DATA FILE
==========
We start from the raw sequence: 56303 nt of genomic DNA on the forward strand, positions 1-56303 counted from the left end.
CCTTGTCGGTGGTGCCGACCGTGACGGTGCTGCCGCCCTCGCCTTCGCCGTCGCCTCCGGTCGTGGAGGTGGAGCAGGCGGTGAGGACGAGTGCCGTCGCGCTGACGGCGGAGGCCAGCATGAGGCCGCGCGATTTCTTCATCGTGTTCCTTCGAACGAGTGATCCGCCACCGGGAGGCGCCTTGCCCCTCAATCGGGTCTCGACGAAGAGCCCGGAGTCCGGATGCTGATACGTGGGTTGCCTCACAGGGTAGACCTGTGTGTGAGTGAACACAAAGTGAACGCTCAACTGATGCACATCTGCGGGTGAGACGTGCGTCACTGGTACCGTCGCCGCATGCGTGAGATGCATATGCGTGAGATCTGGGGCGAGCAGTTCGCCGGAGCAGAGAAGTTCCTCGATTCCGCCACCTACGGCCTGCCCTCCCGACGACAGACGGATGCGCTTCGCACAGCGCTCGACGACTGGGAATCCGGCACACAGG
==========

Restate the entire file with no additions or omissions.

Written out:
We start from the raw sequence: 56303 nt of genomic DNA on the forward strand, positions 1-56303 counted from the left end.
CCTTGTCGGTGGTGCCGACCGTGACGGTGCTGCCGCCCTCGCCTTCGCCGTCGCCTCCGGTCGTGGAGGTGGAGCAGGCGGTGAGGACGAGTGCCGTCGCGCTGACGGCGGAGGCCAGCATGAGGCCGCGCGATTTCTTCATCGTGTTCCTTCGAACGAGTGATCCGCCACCGGGAGGCGCCTTGCCCCTCAATCGGGTCTCGACGAAGAGCCCGGAGTCCGGATGCTGATACGTGGGTTGCCTCACAGGGTAGACCTGTGTGTGAGTGAACACAAAGTGAACGCTCAACTGATGCACATCTGCGGGTGAGACGTGCGTCACTGGTACCGTCGCCGCATGCGTGAGATGCATATGCGTGAGATCTGGGGCGAGCAGTTCGCCGGAGCAGAGAAGTTCCTCGATTCCGCCACCTACGGCCTGCCCTCCCGACGACAGACGGATGCGCTTCGCACAGCGCTCGACGACTGGGAATCCGGCACACAGG